Teambuilding exercises get stale (we’re looking at you, trust falls and scavenger hunts), which can make them an ineffective attendee nightmare. Billy Kirsch, award-winning composer and president of Kidbilly Music, shares a new idea: using songwriting to bond a group, whether in a conference or office setting. Follow this six-step guide to crafting a catchy ditty while bringing people closer together.
1. Break the ice.
Music plays a role in everyone’s life, Kirsch points out. Its ability to bridge gaps across culture, age and experiences is what makes music an unbeatable starting point for getting to know someone on a sincere, emotional level.
> Start the activity by having each person in the group share a favorite song. If you’re working in a larger setting, ask a few volunteers to share. You’ll be amazed by the level of overlap among preferences.
2. Pick a melody.
A song’s melody acts as its blueprint. Unless someone can suggest an original melody, choose a song most, if not all, of the group already knows. Kirsch warns it’s not likely the team will agree on one song, so you’ll have to agree on a method for selecting the song.
> Determine the song by drawing from a collection of individual votes. Or, with group approval, have the facilitator designate one person to suggest a song.
> Listen to the song first with words and several times without words so the construct becomes familiar.
3. Find your challenge.
To find your song’s message, pinpoint a challenge the team faces. Working through something teamwide will ensure everyone has buy-in and also promote engagement. For example, if your company or association has revised its mission statement, but the employees haven’t fully embraced it yet, that team might write a song that deconstructs the new mission statement.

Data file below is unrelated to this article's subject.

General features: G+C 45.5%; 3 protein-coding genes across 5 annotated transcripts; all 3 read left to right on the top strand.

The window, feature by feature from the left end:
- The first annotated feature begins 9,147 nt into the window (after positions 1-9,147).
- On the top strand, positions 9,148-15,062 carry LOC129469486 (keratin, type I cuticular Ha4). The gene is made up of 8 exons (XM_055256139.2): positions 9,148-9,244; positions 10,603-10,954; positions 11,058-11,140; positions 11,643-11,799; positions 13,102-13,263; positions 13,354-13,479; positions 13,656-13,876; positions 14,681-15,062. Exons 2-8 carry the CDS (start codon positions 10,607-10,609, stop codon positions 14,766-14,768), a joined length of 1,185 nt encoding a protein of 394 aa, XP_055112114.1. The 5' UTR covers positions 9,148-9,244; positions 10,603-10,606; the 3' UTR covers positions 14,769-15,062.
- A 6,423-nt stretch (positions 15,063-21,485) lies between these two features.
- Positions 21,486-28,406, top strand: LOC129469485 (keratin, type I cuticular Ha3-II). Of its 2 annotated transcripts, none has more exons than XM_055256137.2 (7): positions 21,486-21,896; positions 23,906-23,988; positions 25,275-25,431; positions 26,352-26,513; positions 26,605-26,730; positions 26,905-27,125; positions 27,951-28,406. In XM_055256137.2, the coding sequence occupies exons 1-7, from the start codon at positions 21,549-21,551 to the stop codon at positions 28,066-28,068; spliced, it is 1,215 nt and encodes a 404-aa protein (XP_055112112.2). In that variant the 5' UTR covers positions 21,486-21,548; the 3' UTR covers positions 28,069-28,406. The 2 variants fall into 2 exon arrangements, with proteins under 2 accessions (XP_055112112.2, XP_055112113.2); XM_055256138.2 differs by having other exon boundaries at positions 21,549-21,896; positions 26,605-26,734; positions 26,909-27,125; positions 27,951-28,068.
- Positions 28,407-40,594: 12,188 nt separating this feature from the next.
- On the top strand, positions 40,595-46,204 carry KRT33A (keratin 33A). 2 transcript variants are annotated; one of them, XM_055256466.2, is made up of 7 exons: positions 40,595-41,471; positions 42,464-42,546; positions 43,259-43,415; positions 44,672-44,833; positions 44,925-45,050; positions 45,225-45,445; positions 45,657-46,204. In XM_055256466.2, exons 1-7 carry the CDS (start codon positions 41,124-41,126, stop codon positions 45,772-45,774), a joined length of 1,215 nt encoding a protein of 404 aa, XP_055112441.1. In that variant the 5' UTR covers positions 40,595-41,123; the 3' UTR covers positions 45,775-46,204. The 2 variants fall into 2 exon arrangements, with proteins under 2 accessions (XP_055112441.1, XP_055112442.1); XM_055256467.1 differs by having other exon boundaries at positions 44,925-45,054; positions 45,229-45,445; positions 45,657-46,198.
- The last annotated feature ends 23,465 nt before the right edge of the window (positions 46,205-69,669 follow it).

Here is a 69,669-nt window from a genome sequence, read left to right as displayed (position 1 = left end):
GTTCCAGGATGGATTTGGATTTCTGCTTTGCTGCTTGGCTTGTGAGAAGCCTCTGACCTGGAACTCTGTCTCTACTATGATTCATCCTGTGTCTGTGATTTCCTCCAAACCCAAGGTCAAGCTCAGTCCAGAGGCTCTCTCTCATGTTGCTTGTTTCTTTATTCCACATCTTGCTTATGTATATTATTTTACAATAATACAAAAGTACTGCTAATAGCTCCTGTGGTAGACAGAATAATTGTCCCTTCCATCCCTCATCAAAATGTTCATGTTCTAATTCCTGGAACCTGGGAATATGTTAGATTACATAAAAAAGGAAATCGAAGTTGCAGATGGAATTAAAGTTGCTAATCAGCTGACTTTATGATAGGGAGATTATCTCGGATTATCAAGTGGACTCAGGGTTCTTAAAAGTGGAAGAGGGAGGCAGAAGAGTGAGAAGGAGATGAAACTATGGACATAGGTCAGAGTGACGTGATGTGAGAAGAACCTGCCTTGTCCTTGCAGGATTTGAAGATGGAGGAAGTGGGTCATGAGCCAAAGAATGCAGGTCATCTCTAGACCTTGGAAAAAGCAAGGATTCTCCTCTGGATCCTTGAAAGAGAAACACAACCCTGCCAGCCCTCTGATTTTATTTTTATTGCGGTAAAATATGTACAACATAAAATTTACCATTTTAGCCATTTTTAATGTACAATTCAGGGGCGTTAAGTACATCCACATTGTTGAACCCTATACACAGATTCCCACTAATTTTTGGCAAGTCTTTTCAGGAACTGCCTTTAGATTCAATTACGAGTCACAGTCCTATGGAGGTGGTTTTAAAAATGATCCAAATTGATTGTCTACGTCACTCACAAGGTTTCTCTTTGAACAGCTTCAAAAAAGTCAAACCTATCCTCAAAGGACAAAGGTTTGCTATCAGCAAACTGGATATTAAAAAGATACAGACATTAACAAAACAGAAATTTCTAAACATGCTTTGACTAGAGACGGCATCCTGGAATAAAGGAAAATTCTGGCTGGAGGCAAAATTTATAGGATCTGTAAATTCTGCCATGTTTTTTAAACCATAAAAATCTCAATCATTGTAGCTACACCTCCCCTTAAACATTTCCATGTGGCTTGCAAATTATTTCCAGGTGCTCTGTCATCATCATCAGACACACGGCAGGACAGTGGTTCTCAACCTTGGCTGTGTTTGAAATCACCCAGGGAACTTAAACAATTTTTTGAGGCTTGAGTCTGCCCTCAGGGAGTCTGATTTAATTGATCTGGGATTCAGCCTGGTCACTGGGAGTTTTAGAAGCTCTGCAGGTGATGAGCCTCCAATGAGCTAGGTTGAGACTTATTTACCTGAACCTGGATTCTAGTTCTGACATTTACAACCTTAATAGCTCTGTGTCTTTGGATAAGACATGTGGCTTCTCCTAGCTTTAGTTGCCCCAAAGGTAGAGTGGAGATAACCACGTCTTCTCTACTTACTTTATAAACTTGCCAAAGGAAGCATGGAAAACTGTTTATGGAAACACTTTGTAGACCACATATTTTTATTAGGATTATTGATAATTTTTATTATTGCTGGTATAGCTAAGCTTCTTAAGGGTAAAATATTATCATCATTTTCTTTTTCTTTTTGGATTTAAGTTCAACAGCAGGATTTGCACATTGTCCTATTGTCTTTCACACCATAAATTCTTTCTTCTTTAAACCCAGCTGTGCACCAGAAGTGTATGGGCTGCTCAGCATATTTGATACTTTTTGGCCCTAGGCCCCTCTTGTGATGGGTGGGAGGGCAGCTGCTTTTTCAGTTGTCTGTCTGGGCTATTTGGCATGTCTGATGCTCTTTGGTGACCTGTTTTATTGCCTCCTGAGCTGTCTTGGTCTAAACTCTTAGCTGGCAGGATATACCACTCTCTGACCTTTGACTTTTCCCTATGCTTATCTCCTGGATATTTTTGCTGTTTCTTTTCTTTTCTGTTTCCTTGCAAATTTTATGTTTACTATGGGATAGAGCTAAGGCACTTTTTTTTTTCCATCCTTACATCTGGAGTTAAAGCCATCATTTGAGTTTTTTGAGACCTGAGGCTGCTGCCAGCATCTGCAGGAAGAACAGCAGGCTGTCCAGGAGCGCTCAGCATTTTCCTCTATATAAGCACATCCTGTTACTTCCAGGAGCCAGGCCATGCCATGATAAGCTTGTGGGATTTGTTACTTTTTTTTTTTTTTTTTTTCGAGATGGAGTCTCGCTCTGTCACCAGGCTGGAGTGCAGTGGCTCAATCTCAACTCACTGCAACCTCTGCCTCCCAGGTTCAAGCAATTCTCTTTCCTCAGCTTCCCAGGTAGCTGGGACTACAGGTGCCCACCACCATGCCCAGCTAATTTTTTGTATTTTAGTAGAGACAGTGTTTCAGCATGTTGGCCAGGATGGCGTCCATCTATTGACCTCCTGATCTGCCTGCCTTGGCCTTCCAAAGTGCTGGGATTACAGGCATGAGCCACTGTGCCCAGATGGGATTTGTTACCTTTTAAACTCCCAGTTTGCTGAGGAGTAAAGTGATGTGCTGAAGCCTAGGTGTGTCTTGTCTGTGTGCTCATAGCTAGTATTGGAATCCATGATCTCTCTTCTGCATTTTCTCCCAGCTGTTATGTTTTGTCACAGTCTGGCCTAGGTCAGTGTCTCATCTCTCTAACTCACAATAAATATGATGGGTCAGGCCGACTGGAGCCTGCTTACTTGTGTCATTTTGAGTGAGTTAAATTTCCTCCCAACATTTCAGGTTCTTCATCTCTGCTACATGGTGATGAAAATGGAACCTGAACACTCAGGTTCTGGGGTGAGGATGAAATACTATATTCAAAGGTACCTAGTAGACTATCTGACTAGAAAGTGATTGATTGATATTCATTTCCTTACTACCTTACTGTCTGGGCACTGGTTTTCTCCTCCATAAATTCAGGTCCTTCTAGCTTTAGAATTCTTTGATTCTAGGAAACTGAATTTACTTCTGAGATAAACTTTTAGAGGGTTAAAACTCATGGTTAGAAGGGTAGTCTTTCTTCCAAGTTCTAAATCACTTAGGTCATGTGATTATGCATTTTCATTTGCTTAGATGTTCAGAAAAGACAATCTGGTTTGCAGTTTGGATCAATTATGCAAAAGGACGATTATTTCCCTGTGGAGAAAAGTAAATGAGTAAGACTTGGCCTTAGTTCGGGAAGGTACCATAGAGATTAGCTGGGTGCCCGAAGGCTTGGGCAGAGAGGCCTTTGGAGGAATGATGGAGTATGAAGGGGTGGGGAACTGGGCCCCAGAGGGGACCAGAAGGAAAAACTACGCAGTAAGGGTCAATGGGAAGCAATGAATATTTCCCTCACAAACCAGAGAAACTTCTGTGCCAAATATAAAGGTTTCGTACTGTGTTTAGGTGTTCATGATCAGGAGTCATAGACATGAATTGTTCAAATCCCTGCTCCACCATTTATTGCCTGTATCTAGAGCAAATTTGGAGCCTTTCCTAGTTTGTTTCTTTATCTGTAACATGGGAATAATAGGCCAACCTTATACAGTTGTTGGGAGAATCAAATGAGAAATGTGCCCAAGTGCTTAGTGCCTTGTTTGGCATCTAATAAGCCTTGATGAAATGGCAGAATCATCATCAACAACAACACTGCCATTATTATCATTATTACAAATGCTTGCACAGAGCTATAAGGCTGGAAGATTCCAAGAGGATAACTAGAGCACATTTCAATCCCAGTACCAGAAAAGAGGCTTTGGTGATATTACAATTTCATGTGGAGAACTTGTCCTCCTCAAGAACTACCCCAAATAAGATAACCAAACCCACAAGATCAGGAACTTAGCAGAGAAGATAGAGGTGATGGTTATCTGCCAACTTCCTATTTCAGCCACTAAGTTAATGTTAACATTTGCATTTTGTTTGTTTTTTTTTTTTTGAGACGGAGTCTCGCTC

> Poll the group on the most common team challenge or have the facilitator select someone at random to pose one.
> Boil down your challenge into a concise point and write it somewhere visible to the entire group. It’s helpful to have a whiteboard in the room to collect ideas.
4. Talk it out.
Tackle your challenge and hone your song’s message by breaking it down. Call on team members to share their own interpretations. This practice places value on individual input.
> Ask each team member (or, for a larger group, several designated members) to define the challenge or relate to it in their own (brief) words.
> Have the facilitator capture each theme in writing.
5. Build your song.
Harness your team’s creativity to turn your themes into hum-worthy lyrics. Open the process to the floor. With everyone chiming in, you’ll spark collaboration.
> Look for ways to organize your themes chronologically. For ideas on setting the flow, look to the song you selected at the start.
> Convert your words into lyrics by tying them together via rhyme schemes or metaphors.
> To design the refrain and song title, select the lyrics that best summarize your challenge.
> Work lyrics into your predetermined melody.
6. Perform together.
Performing your song as a team brings your message together and ignites camaraderie.
> Consider incorporating musical instruments to encourage additional teamwork.
> If possible, record your song to share later.